In this introduction to flanges we’ll cover the different types of flange attachment methods, which flanges to choose for a variety of applications, and an overview of pressure and temperature ratings and how they apply to different types of piping systems.
A flange is a protruding rim, lip, or rib that is used to increase strength or provide an attachment method to connect pipes, valves, and other equipment to form a piping system and to create an easy access point for cleaning, inspection, or modifications.
Flanges can be welded or screwed on, depending on the type of flange and piping system requirements. When selecting a flange type, some important aspects include pressure capacity, pipe size, and intended application.
Flange material can affect everything from connection methods to pressure rating, so it is an important consideration. While there are a variety of options, the best flange material varies by application requirements.
Some common flange materials include:
Flanges come in a variety of surface finishes, which determine the roughness or smoothness of the finished flange face. Flange faces may offer a smooth finish or can have serrations—small grooves on the flange face. The appropriate finishing technique depends on the intended service use.
The AWWA standard finish is between 24-55 serrations per inch and is suitable for a range of applications. Serrations may be a continuous spiral, or evenly spaced concentric grooves. Other finishing options include a mill (or rolled) finish and cast surface flanges that offer no finishing, except where machining is required.
Coatings protect the flanges from corrosion or damage through shipping, storage, and use. These coatings include:
To determine the correct flange for your application, consider flange size and attachment method, materials used to manufacture the flange, the pressure class rating, bolt hole size and placement, and which standards your flanges must meet. Refer to flange dimensions when selecting your pipe fittings—most often listed as outside diameter (OD), inside diameter (ID), bolt hole diameter and spacing, and thickness (T). Refer to flange dimensional tolerances if necessary specifications aren’t available, or consider a custom-machined fitting.
Slip-on or ring flanges are often used for high-temperature, low-pressure piping systems and can be used in applications with higher flow rates. Also called a “ring flange,” this style flange slides onto a pipe end through a center hole and the flange face extends beyond the pipe. The flange is then welded into place for a secure fit. Ring flanges may be manufactured to ANSI and AWWA standards, are available in Class 150 through 2500, and are available in flat face or raised face styles.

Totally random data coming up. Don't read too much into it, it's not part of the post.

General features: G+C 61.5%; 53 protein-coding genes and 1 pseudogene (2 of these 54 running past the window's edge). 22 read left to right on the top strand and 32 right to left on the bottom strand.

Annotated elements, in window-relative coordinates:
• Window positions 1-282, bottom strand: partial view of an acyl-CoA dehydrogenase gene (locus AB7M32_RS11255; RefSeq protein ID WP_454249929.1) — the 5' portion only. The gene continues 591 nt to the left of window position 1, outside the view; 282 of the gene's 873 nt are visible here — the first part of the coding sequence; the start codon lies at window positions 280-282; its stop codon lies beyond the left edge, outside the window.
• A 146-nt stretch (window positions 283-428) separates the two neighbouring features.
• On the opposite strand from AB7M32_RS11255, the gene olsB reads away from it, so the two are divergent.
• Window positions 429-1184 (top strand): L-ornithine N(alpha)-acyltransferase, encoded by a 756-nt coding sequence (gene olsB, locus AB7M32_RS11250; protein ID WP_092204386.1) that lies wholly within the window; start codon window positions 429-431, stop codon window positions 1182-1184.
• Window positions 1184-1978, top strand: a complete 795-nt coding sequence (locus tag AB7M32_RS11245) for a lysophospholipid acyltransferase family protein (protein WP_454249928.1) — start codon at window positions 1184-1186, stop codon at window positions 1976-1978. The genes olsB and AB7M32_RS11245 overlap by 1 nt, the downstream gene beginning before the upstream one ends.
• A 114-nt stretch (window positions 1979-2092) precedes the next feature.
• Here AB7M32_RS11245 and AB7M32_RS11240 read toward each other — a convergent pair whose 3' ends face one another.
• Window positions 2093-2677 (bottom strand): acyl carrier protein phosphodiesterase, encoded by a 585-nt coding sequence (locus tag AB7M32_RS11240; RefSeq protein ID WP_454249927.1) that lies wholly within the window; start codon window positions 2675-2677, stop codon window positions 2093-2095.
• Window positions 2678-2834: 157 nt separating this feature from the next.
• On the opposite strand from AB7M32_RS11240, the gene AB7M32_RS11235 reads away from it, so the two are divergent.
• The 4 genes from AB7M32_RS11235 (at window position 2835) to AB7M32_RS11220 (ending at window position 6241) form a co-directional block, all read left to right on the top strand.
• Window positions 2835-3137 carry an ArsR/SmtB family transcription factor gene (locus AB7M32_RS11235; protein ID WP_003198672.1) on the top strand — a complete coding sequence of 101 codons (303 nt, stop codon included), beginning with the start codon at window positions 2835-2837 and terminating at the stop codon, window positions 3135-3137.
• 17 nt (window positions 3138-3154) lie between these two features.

Ring-type joint flanges are similar to ring or slip-on flanges, but are preferred for high-pressure applications as this type is paired with a gasket for improved sealing.
Lap-Joint flanges, also called back-up or backing flanges, are paired with stub ends or angle face rings. The backing flange slides over the pipe end, and welding is not required. This solution is ideal for ensuring flange bolt holes line up correctly as the backing rings are able to rotate to match bolt holes—connect the stub end and backing flange, line up the connection points, then align the bolt holes to complete the installation. Lap-Joint flanges are suitable for piping systems that require regular maintenance or that are dismantled often.
Because threaded flanges attach to pipes with threaded ends, no welding is required—making threaded flanges ideal in small spaces or areas where welding is not possible. This convenient option is often used for smaller diameter pipe sizes and high-pressure applications, but should not be used in a piping system with thin walls. Threaded flanges are available in a variety of materials and dimensions to meet a wide range of specifications.